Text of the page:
room and bathroom plus a private hot tub on your terrace to relax in. Forest Holidays are perfect getaways for families, couples and groups of friends. You can even bring the dog along with you to our pet-friendly cabins! l You can enter the competition online at www.forestholidays.co.uk/ historic-scotland.
Terms and conditions The closing date for the competition is 27 December 2013. The prize is for a four-night midweek break for a group of up to four people in a Silver Birch cabin at Argyll or Strathyre and no cash alternative is available. The holiday must be taken before 30 June 2014 (excluding school and bank holidays) and is subject to availability. The prize is non-transferable. The competition is not open to employees of Historic Scotland and Forest Holidays. Winners are responsible for their own transportation to their chosen location.
Historic Scotland members can save 10 per cent on a luxury cabin by entering the code ‘HISTORIC’ when booking via the Forest Holidays website at www.forestholidays.co.uk. Alternatively telephone Forest Holidays on 0845 130 8223. Bookings must be made by 31 March 2014 to qualify for this offer.
New Lanark special offer for Historic Scotland readers
One of Scotland’s UNESCO World Heritage Sites, New Lanark, which is run by the New Lanark Trust, is an international visitor destination with a Visitor Centre and 38-bedroom hotel, leisure suite and self-catering water-houses. As part of the visitor centre experience, high-quality British Aran, double knitting and chunky woollen yarns are produced using historic machinery. We are offering readers of Historic Scotland 20 per cent off the admission charge to the Visitor Centre and any knitting yarn purchased in the gift shop. You can buy high-quality hand knitting yarn at www.newlanark.org or take advantage of this special offer by cutting out the discount voucher and presenting it at the visitor centre and gift shop.
Discount Token Present this token to receive 20% off Visitor Centre admission tickets AND knitting yarn purchased in the New Lanark Gift Shop Offer valid until 31 March 2014. Discount only available on site. Discount not valid on Christmas Experience dates, please see www.newlanark.org for details.
historic scotland | Winter 2013 | 7
A big freeze for woodworm
Sub-zero temperatures help conserve furniture and textiles in historic Lewis white house
oodworm infestation is a common problem, and one that Historic Scotland has had to combat recently at one of the traditional white houses in Arnol on Lewis. The affected furniture and textiles from the white house were frozen to a temperature of -30ºC. The treatment lasted four days. Freezing infested furniture is an effective way of eradicating the beetles that create the damage in the first place, alongside their larvae and eggs. All homes built in Arnol up to 1900 were blackhouses. But new health regulations necessitated the construction of a new type of house, built with single-thickness walls cemented with lime mortar. It presented such a contrast to the traditional blackhouse that people coined the term taigh-geal, or ‘white house’. The style of a white house is quite familiar to us today. It has solid walls, windows that open, a pitched roof and chimney.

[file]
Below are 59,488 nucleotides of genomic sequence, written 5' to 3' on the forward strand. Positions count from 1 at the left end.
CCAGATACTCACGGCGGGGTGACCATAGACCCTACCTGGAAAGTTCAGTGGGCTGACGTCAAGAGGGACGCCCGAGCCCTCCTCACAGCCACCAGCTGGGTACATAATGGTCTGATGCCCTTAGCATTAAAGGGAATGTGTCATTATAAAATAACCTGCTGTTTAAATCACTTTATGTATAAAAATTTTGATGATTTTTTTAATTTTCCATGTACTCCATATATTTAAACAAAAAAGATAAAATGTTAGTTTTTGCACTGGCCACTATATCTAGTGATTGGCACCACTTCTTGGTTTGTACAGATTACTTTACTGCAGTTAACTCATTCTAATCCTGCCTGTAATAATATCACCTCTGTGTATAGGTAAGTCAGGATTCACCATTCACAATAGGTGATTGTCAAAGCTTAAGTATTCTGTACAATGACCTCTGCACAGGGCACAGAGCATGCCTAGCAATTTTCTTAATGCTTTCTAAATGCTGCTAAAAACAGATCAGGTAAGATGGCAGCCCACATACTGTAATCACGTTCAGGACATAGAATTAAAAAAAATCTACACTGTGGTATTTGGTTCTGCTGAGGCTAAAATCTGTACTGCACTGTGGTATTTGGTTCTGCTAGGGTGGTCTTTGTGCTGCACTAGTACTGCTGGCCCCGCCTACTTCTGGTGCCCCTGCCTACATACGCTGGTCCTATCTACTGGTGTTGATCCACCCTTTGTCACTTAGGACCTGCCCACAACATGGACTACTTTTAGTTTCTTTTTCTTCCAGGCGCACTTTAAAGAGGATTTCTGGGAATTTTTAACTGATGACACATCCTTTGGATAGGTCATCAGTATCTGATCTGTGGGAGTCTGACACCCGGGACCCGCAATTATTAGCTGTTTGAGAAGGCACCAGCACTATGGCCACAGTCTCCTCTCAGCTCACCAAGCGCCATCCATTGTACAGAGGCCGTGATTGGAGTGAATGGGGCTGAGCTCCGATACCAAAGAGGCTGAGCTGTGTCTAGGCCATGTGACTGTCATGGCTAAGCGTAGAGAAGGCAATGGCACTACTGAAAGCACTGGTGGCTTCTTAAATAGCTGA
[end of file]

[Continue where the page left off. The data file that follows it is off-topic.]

The Unicorn Leaps from the Stream is the largest tapestry in a series of seven
c om pe t i t ion
Mind your language
We have three copies of Wordsmiths & Warriors: The English-Language Tourist’s Guide to Britain by David and Hilary Crystal to give away. It’s a fascinating combination of linguistic heritage and travelogue, exploring the roots of English through the footsteps of poets, scholars and soldiers. PRIZE QUESTION: What were the names of the two Scottish brothers who first published The Chambers English Dictionary in 1872?
For your chance to win, post your answer and details to Wordsmiths & Warriors Competition, Think Scotland, 20-23 Woodside Place, Glasgow, G3 7QF, or email firstname.lastname@example.org (with ‘Wordsmiths & Warriors Competition’ in the subject line). l The closing date for entries is 24 January 2014.
8 | historic scotland | Winter 2013
Tapestry arrives in Stirling The largest tapestry in a series of seven new interpretations of the Hunt of the Unicorn medieval tapestries has been unveiled at Stirling Castle. Titled The Unicorn Leaps from the Stream, the tapestry is one of a series produced by West Dean Studio for the refurbishment of the Royal Palace and took nearly four years to weave. The tapestries for Stirling Castle are the biggest weaving project to be undertaken in Britain for two centuries and are new interpretations of originals, which are on display in the Cloisters Museum at the Metropolitan Museum of Art in New York.
The King and his castles
Iona awarded five stars VisitScotland has recently graded Iona Abbey and Nunnery a five-star historic attraction. This grading means the property is considered by Scotlandâ€™s national tourism organisation to be an exceptional place to visit.
JAMES VI (1566-1625) James was crowned in 1567, but did not actually take control until some years later. In 1586, he became an ally of Elizabeth I under the Treaty of Berwick. In March 1603, Elizabeth died and James became King of England and Ireland. One of his great contributions to the ages was the Authorised King James Version of the Bible (1611), which was to become the standard text for more than 250 years. Edinburgh Castle James was born on 19 June 1566 in the Royal Palace at Edinburgh Castle (pictured above). However, he was christened at Stirling Castle. The occasion was marked with three days of celebration, pageantry and a massive fireworks display. historic scotland | Winter 2013 | 9